After years of uncertainty and stagnation, the offshore drilling market is on the rebound and is in the early innings of an upcycle in investment and activity that will outpace the 2016-2019 cycle, major services and rig providers say. Analysts and top offshore drilling executives say that offshore rig utilization and day rates are also rising in a market that is expected to tighten going forward.
In one of the latest outlooks on global offshore drilling, contractor giant Transocean says that the market is recovering, with momentum accelerating.
"While the past eight years have been extremely challenging for the entire industry, it is clear that the recovery in offshore drilling is underway, as contracting activity, utilization rates for high-specification ultra-deepwater and harsh-environment assets, and dayrates all continue to rise," Transocean CEO Jeremy Thigpen said last week, commenting on the company's Q2 performance.
"And, with a backdrop of hydrocarbon supply challenges, we are increasingly encouraged that this momentum could continue for the foreseeable future,"
As the world continues to consume a lot of oil and gas and many governments are prioritizing energy security to an accelerated energy transition after the Russian invasion of Ukraine, the offshore drilling activity is set for an upturn.
"We believe the case is clear that E&P companies will continue to engage in exploration and development work to meet worldwide demand and replenish diminishing reserves. This is especially true in the offshore basins requiring our assets and services where recoverable reserve levels are high and carbon intensity is relatively low," Transocean's Thigpen said on the earnings call.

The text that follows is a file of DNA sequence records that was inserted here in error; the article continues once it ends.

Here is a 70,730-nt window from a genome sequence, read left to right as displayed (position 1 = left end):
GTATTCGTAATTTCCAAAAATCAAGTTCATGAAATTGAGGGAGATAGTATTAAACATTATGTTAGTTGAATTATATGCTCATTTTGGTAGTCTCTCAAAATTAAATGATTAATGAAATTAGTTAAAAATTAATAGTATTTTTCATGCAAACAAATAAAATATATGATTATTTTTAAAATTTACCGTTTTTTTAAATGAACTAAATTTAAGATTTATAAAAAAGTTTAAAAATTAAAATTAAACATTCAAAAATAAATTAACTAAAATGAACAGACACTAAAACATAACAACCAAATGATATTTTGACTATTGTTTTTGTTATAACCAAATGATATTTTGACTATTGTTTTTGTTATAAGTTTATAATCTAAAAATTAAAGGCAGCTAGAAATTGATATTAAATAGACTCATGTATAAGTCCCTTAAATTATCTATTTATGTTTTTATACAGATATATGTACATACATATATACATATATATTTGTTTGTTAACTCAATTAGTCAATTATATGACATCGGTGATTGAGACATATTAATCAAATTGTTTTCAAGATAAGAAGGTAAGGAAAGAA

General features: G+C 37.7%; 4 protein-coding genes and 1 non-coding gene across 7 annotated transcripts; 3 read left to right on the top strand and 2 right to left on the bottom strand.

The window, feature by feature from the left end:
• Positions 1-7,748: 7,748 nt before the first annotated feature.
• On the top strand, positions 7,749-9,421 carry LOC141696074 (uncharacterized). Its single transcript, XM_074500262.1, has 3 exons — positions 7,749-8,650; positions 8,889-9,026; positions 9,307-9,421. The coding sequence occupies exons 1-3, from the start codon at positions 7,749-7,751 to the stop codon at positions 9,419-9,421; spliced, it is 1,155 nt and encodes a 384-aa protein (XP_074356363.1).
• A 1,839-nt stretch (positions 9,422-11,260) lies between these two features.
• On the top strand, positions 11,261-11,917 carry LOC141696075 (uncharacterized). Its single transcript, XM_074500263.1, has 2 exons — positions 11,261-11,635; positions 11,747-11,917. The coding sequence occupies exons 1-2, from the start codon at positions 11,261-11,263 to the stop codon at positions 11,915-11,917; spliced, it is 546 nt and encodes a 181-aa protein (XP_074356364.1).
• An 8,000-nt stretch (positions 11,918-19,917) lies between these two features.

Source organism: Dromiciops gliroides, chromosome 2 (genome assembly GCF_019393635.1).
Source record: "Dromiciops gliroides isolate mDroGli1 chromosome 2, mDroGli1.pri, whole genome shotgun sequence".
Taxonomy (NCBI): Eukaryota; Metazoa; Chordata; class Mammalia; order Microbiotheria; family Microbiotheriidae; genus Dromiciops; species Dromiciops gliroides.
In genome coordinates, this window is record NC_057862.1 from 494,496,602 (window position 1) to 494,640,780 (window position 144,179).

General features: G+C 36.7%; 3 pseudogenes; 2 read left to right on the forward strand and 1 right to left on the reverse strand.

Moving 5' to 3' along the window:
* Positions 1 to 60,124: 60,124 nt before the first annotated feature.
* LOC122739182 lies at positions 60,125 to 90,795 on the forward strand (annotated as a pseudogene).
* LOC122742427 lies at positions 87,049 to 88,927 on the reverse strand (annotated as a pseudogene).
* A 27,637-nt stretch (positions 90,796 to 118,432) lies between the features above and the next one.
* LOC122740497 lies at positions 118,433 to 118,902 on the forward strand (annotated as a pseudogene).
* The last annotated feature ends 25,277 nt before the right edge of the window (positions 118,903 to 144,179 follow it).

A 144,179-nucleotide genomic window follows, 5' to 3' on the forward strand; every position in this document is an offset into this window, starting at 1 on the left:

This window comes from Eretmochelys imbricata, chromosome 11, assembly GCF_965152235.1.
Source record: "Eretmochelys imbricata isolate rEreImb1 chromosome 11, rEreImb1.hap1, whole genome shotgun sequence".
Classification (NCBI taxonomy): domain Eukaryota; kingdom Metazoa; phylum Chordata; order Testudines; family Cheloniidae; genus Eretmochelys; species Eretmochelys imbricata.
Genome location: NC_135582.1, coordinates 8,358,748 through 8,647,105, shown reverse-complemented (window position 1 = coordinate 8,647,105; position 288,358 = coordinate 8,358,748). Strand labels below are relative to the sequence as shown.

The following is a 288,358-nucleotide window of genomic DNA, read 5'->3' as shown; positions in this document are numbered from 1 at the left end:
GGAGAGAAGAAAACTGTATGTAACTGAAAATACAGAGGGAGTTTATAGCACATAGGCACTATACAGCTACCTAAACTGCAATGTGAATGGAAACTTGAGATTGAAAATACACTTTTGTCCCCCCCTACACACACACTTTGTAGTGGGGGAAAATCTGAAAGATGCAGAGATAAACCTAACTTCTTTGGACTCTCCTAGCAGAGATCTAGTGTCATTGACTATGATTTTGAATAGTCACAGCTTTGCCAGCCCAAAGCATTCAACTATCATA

"With sustained constructive commodity prices, the economics of offshore projects remain compelling for continued development," the executive added.
The company sees a rapid tightening of the offshore market for high capability drilling assets in various regions with committed drillship utilization remaining above 90%, and further tightening is on the horizon, Thigpen said.
Last month, the world's largest oilfield services provider, Schlumberger, expressed a similarly optimistic view on offshore oil and gas drilling.
"The outlook for 2022, 2025 on offshore investments and FID activity will outpace visibly at 2016-2019 cycle. So we have early innings of this offshore cycle, but it's quite interesting," Schlumberger's CEO Olivier Le Peuch said on the earnings call in July.
"We see also offshore, the return of offshore being a characteristic that will only expand going forward. If you were to just look at the -- in terms of numbers, the number of jack-up big operating in shallow waters is actually on par higher than it has been for the previous cycles, more than 300, and deepwater is starting to catch up," Le Peuch added.
The market for offshore vessels and rigs sees utilization on the rise, followed by day rates, "finally allowing a market that has been in distress for many years to reap the benefits of the hard work that has been put down in the interim," Oddmund Føre, Senior Vice President, Energy Service Research, at Rystad Energy said in June.
"After a turbulent 2020-21 period denominated by the Covid-19 pandemic, the erosion of oil demand and a crash in oil prices, the offshore O&G sector is prime for a flurry of investment to make up for limited spending over the last few years," Mark Adeosun, Manager – Offshore Energy Services, at Westwood Global Energy Group, wrote in an insight on contractor spending offshore over the next few years.
According to Westwood, rig utilization is trending higher, and more currently inactive units are set to enter the offshore vessel fleet, says Teresa Wilkie, Research Director of Westwood's rig market intelligence service RigLogix.
"For the first time in several years, due to this increasing committed utilisation, most new rig contracts are being fixed at dayrates that are higher than their prior contracts – another indicator of a tightening rig market," Wilkie noted.
By Tsvetana Paraskova for Oilprice.com
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